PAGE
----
New York Walkabout, Day 2

I better post this before it fades from memory. I would have gotten to it last week, but I have been chairing a search committee in my department and that has required a lot of time and attention (and which, to speak honestly, has been a terrific emotional drain). Anyway, NYC seems like a long time ago now, but I at least want to mention a couple of memorable events from my second day in the city. I did not range as far afield on Saturday as I did on Friday, but even though I stayed downtown, I still did a lot of walking. I love walking in the city! My main goal for the day was to visit the Rubin Museum of Art, which Carole had told me about. Here's a chunk of text from their website:

The Rubin Museum of Art (RMA) is home to a comprehensive collection of art from the Himalayas and surrounding regions. The artistic heritage of this vast and culturally varied area of the world remains relatively obscure. Through changing exhibitions and an array of engaging public programs, RMA offers opportunities to explore the artistic legacy of the Himalayan region and to appreciate its place in the context of world cultures. The RMA collection consists of paintings, sculptures, and textiles. Although works of art range in date over two millennia, most reflect major periods and schools of Himalayan art from the 12th century onward.

I wanted in particular to see the Buddhist art in the collection and since there was too much to absorb in one visit, I decided to focus on sculpture. This means that I walked past a great number of fascinating and beautiful objects, but it allowed me to leave the museum after a couple of hours with something like a coherent set of impressions. One of my main impressions, though, was the glorious architecture of the museum itself. The building is nondescript from the outside, looking like a corner office block on W. 17th & 7th Ave. (I took the 1 train up from Tribeca.), the inside has been hollowed out into five mezzanines with an elegant circular opening for a spiral staircase that runs up the center of the building. There are thematically organized exhibition spaces on each level. Here is the official description:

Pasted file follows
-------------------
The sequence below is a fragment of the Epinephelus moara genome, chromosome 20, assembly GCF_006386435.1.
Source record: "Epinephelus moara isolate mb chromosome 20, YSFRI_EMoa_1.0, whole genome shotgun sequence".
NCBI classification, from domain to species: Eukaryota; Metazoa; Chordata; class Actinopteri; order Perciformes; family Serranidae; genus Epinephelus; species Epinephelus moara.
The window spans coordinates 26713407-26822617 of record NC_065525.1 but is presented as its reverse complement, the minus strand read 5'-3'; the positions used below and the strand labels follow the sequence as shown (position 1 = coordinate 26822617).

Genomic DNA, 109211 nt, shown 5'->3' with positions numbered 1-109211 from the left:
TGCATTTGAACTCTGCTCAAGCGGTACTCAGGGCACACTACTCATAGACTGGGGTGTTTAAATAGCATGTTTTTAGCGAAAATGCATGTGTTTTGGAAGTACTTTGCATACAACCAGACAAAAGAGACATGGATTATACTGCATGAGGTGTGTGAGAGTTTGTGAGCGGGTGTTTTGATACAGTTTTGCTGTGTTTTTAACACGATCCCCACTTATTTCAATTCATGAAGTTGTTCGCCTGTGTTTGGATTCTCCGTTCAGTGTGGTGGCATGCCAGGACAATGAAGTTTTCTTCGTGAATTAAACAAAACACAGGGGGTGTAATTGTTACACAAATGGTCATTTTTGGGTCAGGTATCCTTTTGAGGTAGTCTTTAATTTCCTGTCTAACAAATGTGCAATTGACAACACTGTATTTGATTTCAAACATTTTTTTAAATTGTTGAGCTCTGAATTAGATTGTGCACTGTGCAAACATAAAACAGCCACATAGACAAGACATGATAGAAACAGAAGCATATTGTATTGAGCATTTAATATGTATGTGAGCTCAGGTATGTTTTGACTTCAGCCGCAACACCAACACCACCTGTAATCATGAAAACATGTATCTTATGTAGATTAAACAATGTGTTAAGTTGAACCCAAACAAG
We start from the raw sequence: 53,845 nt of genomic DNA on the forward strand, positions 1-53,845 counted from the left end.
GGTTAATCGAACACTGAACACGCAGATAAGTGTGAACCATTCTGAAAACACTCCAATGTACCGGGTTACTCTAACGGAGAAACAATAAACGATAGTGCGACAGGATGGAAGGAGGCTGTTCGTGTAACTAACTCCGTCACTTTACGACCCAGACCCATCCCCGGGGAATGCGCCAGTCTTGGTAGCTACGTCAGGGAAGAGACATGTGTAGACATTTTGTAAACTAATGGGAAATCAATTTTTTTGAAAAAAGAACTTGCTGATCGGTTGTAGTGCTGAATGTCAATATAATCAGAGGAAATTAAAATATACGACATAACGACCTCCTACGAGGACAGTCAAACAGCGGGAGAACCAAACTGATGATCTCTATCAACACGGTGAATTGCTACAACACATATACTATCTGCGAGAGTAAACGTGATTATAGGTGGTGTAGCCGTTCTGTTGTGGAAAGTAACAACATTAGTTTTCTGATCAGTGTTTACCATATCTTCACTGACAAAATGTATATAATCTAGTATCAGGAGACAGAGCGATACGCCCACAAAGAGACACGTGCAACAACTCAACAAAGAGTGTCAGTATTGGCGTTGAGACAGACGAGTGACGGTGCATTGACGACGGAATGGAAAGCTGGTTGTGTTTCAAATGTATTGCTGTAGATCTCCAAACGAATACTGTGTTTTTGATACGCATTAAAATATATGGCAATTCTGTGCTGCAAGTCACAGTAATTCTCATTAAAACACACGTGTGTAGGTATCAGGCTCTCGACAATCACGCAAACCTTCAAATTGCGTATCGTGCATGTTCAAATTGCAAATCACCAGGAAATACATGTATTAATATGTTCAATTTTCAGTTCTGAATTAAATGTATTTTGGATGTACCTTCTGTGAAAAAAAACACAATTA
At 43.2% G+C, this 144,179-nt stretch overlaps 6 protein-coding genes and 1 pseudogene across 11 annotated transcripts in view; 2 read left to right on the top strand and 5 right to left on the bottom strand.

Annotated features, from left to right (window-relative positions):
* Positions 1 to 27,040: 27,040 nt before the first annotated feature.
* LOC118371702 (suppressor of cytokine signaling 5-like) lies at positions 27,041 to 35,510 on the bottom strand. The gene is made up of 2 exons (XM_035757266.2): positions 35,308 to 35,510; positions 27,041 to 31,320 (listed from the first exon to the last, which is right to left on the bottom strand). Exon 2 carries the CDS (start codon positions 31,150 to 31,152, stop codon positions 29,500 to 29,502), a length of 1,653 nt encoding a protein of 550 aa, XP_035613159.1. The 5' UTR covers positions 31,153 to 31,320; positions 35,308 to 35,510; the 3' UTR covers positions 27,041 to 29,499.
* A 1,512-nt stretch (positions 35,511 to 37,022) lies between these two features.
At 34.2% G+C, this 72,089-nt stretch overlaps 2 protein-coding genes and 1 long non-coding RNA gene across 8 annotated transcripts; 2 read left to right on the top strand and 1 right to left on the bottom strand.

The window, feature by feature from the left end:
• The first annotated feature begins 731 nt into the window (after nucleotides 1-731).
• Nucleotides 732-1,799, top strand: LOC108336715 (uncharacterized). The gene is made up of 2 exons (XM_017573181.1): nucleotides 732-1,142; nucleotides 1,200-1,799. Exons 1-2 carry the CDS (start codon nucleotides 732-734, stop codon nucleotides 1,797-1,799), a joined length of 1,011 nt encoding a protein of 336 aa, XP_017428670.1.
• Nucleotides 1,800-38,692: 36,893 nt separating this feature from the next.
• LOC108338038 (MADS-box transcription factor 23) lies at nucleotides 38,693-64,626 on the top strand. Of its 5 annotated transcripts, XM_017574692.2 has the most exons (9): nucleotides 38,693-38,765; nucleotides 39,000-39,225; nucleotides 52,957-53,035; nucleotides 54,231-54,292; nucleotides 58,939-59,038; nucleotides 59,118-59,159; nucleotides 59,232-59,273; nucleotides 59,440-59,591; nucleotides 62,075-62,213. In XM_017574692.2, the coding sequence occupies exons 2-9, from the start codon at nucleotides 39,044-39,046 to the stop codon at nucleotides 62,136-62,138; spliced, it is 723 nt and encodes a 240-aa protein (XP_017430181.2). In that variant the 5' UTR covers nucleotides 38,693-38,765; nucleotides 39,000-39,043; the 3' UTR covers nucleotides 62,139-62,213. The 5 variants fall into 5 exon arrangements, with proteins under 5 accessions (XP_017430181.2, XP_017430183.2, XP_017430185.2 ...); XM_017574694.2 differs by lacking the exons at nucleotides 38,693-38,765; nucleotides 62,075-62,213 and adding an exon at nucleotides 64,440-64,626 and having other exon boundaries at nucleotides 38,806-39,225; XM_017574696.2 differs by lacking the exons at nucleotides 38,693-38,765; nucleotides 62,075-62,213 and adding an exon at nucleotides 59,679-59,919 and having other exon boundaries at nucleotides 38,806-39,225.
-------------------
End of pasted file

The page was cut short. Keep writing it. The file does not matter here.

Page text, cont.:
The 70,000-square-foot museum occupies what was formerly a portion of the Barneys department store in Manhattan's Chelsea neighborhood. It was acquired in 1998 and renovated extensively from 2000-2004. [. . .] Many of the most important details within the building have been retained from its previous life, most notably Andree Putman's steel-and-marble staircase that spirals dramatically through the seven-story gallery tower. In addition to spacious yet intimate galleries for featured exhibitions, the museum includes space for contemporary and historical photography, an art-making studio, a state-of-the-art theater for multimedia events and performances, a cafe, and a gift shop.

The museum's ambient lighting is somewhat darker than one at first expects, but this has the result of putting each work in a pool of light that encourages contemplation. On the day I was there, the space was busy but not crowded, with a couple of groups of well-behaved school children moving about and whispering to each other. One little girl in particular struck me as the perfect museum-goer: She must have been ten or eleven years old, skinny as a stick, with a big shock of brown hair that kept falling in her face so that she had to hold it back to read the information cards beside the objects she was looking at. And she was reading the cards, unlike most of her cohort, who were flitting happily from one pretty or macabre object to another. She would lean forward slightly, reading the description, then stand back purposefully and look at the object, sometimes returning to the text for more information. Our paths crossed several times during my couple of hours in the museum and this child was always absorbed in steadily looking at the object in front of her. I wanted to be inside her brain -- to see what it would be like to see these things without all my years of education and experience -- to see them "ignorantly" and eagerly, as it were. I left the RMA in a buoyant state of mind and walked south through the Village, where I bought myself a straw fedora from a sidewalk vendor, trying to imagine what these streets looked like forty years ago when they were the haunt of Bob Dylan, Dave von Ronk, Ramblin' Jack Eliot, and all the rest of the folkies I listened to in high school and college. Hell, I still listen to them. On the way back to my hotel, I sat and rested my legs in a little park, then strolled (like any good flaneur in his fedora) south, taking everything in, balancing my rural existence with this intake of the urban air, both literal and metaphorical. Went back to the hotel and had a nap, read for a bit, then began thinking about dinner. When I'm alone in the city -- NY or Hanoi, etc -- I don't like to go to fancy restaurants by myself -- such experiences are best when shared, but I did want to have one snazzy meal while I was in the city. Fortunately, the hotel's own cafe fit the bill perfectly. I had a bar-made soda, a panini and French onion soup, then pie and ice cream for desert, followed by strong coffee. Cash only, but with tip under $30. The next morning I took a cab to LaGuardia and was home in the early evening, even with the long boring drive from Burlington to South Colton.

Author: jd

Joseph Duemer is Professor of Literature Emeritus at Clarkson University in northern New York state. His most recent book of poems is Magical Thinking from Ohio State University Press. Since the mid-1990s he has spent a good deal of time in Vietnam, mostly Hanoi. He lives with his wife Carole & five terriers (four Jack Russells & one Patterdale) on the stony bank of the Raquette River in South Colton.